My first reaction was one of shock, but it quickly turned into complete ANGER! I couldn’t believe that the school would actually do something that drastic because ONE child had an allergy. Since when did the misfortunes of one dictate the rule for the majority? I rallied support together, I wrote to the newspapers, I called television stations, and I put up posters expressing my outrage and encouraging parents who felt the same way to attend the next school board meeting and “let our voices be heard?. I even drafted up petitions to have the members of the school board removed so that a new school board could be elected, one that looked out for the needs of every child instead of just one. After all, nobody was going to tell me that I couldn’t send my picky eater to school with a peanut butter sandwich! Then I went online to get some ammunition.

    What I got however, was something completely different. I got an education. I stumbled across a site for people with life-threatening allergies and the parents of children with life-threatening allergies. The first thing I found out was that, although rare, it is a lot more common than I had realized, but being angry I posted my question, Do they really think that a ban is necessary?. I used all my arguments. If a child is allergic to bees, do you keep all the kids in at recess? If a child is in a wheel chair, do you build a ramp or tear out the stairs? I mean after all, there are other allergies out there, and there is no way to guarantee that the school will be completely free from these foods, so where do you draw the line?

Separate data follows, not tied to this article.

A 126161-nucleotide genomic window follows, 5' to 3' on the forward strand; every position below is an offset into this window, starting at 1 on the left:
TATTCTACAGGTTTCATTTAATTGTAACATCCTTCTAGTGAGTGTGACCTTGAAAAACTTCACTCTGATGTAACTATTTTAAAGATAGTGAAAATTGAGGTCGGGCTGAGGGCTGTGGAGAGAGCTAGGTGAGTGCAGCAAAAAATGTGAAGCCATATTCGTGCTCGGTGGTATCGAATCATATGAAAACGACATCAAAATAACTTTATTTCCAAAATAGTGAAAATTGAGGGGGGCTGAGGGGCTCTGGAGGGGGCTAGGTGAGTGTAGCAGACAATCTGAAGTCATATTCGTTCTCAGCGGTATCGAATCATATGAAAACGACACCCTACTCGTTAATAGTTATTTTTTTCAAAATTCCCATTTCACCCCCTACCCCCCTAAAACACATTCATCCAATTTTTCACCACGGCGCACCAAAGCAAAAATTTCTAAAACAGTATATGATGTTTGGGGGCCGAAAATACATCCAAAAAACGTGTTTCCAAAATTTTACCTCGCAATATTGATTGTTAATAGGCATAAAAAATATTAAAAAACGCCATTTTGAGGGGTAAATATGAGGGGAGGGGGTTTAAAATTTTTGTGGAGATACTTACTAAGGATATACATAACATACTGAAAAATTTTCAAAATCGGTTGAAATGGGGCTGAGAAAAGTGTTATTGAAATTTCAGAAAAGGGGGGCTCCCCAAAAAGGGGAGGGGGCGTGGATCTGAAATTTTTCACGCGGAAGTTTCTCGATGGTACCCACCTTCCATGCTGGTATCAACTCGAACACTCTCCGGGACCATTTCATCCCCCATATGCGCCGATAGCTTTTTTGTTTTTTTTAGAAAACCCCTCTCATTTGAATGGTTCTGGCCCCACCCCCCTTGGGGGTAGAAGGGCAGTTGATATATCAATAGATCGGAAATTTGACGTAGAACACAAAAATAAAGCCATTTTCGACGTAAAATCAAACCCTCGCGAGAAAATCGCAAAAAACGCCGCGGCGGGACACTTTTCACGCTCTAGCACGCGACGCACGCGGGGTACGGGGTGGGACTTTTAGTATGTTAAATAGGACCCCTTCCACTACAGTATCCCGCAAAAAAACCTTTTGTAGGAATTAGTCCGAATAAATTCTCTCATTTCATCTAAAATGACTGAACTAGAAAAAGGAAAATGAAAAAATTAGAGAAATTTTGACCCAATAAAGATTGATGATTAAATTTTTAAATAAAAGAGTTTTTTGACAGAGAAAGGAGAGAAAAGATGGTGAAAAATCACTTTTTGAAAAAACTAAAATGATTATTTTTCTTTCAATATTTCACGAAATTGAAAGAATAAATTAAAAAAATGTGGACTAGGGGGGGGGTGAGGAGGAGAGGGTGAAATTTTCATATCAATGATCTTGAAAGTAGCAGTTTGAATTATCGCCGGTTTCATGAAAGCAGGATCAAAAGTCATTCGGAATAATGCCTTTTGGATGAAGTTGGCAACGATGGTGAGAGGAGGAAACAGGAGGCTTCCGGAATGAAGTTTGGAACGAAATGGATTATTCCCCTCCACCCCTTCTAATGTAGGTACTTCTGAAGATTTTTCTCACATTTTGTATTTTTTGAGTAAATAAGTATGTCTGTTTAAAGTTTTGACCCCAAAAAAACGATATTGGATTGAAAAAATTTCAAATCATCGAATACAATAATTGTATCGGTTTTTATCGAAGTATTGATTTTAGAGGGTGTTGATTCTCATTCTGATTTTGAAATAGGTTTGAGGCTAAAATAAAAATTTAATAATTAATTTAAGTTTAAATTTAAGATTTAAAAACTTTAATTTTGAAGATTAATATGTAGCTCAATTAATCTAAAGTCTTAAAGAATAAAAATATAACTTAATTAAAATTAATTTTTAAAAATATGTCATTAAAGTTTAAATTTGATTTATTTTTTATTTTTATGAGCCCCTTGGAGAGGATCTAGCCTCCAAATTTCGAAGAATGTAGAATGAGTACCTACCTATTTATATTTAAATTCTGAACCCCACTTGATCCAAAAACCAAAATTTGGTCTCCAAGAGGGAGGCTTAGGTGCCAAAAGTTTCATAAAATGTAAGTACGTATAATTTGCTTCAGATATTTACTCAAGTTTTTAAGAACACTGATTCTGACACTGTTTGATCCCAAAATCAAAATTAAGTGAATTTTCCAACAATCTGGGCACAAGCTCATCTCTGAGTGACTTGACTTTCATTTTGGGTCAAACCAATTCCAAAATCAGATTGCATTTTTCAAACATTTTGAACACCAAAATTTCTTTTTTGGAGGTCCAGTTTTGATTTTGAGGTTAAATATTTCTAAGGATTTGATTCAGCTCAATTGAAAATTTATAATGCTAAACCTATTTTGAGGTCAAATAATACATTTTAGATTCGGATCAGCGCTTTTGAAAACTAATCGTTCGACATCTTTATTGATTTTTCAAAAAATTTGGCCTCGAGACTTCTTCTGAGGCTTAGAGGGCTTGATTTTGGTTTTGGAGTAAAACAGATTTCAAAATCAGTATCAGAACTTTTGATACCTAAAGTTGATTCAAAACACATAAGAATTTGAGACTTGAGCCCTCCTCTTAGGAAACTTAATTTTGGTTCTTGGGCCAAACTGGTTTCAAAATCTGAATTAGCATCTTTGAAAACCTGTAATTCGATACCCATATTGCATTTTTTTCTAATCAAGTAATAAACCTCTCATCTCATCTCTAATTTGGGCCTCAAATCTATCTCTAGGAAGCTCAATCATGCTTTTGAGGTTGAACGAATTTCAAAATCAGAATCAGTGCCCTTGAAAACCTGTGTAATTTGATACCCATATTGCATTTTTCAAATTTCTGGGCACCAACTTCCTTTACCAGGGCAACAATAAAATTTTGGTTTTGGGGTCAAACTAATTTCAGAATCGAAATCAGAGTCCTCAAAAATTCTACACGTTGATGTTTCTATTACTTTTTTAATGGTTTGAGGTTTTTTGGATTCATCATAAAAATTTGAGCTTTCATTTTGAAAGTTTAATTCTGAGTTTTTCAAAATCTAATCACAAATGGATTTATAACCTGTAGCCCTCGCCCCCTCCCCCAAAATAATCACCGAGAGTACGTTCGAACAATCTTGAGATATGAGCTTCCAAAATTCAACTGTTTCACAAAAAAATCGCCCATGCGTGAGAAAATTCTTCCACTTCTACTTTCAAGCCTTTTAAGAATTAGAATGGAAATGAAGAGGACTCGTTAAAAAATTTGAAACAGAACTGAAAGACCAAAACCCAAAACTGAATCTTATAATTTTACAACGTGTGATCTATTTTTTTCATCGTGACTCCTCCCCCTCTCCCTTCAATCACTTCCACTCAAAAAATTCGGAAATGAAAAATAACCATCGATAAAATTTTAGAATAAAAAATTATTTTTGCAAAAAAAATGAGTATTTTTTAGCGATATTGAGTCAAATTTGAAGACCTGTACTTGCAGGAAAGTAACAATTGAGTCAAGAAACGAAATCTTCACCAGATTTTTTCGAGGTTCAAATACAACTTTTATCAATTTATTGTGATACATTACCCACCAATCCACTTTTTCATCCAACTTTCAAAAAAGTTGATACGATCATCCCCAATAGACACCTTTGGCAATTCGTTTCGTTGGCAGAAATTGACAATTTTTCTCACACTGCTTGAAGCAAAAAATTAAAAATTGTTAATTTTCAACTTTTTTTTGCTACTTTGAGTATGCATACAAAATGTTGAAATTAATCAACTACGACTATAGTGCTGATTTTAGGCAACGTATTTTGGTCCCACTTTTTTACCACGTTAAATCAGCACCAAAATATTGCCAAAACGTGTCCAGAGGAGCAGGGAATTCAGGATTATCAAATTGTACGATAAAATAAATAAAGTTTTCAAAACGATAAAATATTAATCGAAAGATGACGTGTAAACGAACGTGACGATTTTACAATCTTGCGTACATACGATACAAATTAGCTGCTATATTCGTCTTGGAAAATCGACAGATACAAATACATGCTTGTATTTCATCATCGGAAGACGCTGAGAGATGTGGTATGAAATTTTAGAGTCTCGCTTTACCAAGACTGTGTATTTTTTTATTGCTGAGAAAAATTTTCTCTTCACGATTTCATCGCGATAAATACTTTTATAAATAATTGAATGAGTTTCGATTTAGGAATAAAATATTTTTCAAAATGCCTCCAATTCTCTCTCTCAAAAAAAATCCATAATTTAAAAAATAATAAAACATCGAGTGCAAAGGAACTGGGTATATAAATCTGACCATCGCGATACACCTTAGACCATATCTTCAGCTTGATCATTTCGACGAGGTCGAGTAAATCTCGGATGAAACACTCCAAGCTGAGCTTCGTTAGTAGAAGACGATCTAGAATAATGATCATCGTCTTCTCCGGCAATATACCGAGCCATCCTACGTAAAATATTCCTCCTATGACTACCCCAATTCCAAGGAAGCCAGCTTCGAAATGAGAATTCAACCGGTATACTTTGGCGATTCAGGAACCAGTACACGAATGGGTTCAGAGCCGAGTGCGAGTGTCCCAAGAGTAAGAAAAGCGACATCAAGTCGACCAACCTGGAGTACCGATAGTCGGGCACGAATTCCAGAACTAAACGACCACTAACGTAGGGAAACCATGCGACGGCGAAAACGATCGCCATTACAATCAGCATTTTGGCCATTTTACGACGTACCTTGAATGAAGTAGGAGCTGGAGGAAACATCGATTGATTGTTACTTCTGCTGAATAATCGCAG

At first I wasn’t open at all to hear their reply, I was just venting, but then I really started reading what they had to say, and it was then that I started learning. You see… I put my daughter on the bus for the first time in her life. I was afraid she wouldn’t find her classroom. I was afraid she would forget to raise her hand before she spoke. I was afraid she would get on the wrong bus coming home, but what I wasn’t afraid of was that I would get a call from the school saying that my daughter wouldn’t be coming home; she is being rushed to the hospital by ambulance because of a common, everyday peanut butter sandwich. It was then that I realized what these parents are going though. Some don’t have the luxury of worrying about little things.